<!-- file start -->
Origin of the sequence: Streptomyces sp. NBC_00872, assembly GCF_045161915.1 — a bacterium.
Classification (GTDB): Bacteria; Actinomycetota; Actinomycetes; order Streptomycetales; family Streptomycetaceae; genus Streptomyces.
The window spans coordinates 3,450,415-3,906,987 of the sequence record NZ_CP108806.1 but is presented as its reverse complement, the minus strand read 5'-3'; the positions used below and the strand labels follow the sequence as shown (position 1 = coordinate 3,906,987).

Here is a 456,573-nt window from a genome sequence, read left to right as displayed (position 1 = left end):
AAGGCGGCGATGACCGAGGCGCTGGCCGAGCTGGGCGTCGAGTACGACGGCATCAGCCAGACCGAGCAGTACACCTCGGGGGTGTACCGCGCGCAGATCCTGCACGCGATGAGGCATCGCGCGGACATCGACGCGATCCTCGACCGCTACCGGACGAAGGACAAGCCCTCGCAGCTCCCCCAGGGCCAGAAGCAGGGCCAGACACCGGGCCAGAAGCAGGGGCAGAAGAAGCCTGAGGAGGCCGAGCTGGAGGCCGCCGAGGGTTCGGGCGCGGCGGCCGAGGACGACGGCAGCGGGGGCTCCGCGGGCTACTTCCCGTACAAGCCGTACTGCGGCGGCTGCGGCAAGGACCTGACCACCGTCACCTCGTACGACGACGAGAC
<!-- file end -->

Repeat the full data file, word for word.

Origin of the sequence: Streptomyces sp. NBC_00872, assembly GCF_045161915.1 — a bacterium.
Classification (GTDB): Bacteria; Actinomycetota; Actinomycetes; order Streptomycetales; family Streptomycetaceae; genus Streptomyces.
The window spans coordinates 3,450,415-3,906,987 of the sequence record NZ_CP108806.1 but is presented as its reverse complement, the minus strand read 5'-3'; the positions used below and the strand labels follow the sequence as shown (position 1 = coordinate 3,906,987).

Here is a 456,573-nt window from a genome sequence, read left to right as displayed (position 1 = left end):
AAGGCGGCGATGACCGAGGCGCTGGCCGAGCTGGGCGTCGAGTACGACGGCATCAGCCAGACCGAGCAGTACACCTCGGGGGTGTACCGCGCGCAGATCCTGCACGCGATGAGGCATCGCGCGGACATCGACGCGATCCTCGACCGCTACCGGACGAAGGACAAGCCCTCGCAGCTCCCCCAGGGCCAGAAGCAGGGCCAGACACCGGGCCAGAAGCAGGGGCAGAAGAAGCCTGAGGAGGCCGAGCTGGAGGCCGCCGAGGGTTCGGGCGCGGCGGCCGAGGACGACGGCAGCGGGGGCTCCGCGGGCTACTTCCCGTACAAGCCGTACTGCGGCGGCTGCGGCAAGGACCTGACCACCGTCACCTCGTACGACGACGAGAC